Putting South Africa behind us

The English Premier League season is three weeks old, and the traditional Big Three – Chelsea, Manchester United, and Arsenal – are all off and running. Between them, they have seven wins and two draws. The scores include Chelsea over West Brom 6-0, Chelsea over Wigan 6-0, Man U over Newcastle 3-0, Man U over West Ham 3-0, and Arsenal over Blackpool 6-0.
Three of the brightest stars so far – Joe Hart, Theo Walcott, and Adam Johnson – were narrowly and controversially denied action at the World Cup for England. But many of the more established stars who did perform at the World Cup have also started the season strong.
Watching these stars play such high quality soccer raises this question: what happened in South Africa?
It wasn’t just the big-name English boys – Wayne Rooney, John Terry, Frank Lampard, etc. – who so badly underperformed at the World Cup. Foreign Premier League stars like Florent Malouda, Nicolas Anelka, Patrice Evra, Robin Van Persie, Ferenando Torres (Spain’s only bad player in the tournament), Nemanja Vidic, and Steven Pienaar were also among the EPL’s under-achievers in South Africa. Americans Tim Howard and Clint Dempsey likewise failed to produce their best form.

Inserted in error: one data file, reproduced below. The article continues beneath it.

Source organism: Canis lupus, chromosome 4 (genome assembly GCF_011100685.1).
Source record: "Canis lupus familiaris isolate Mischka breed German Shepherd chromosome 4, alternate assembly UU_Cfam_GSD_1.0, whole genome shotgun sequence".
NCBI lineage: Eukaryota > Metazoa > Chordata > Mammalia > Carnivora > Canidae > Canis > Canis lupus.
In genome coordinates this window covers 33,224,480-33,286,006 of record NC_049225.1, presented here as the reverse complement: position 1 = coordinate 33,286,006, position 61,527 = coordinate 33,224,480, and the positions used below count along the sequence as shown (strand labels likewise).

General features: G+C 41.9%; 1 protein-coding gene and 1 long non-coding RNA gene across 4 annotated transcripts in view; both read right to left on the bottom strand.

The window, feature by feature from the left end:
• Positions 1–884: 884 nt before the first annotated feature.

In fact, only four of the 33 players I rated as the best World Cup performers played in the Premier League last season – Ryan Nelsen, Landon Donovan, Carlos Tevez, and Ricardo Carvalho. And Donovan played only for about three months, on loan from MLS.
Why such a poor EPL showing? The answer that comes to mind first is the arduous nature of the regular seaon schedule that the big English clubs play. Indeed, many of the EPL flops were playing hurt to one degree or another. But clubs like Barcelona, Real Madrid, Inter Milan, and Bayern Munich played brutal domestic and European schedules. Yet most of the stars of these teams – the likes of Xavi, Iniesta, Sneijder, Lahm, Schweinsteiger, Muller, Robben, Casillas, Sergio Ramos, Maicon, and Pique – excelled.
Perhaps, the EPL is that much more physically challenging than the Spanish, Italian, and German leagues. Perhaps the EPL and its stars are overrated. Or maybe this World Cup was a fluke.
Whatever the explanation, I’m just glad that big-time European club soccer is back and, unlike much of what we witnessed in South Africa, as attractive as ever.


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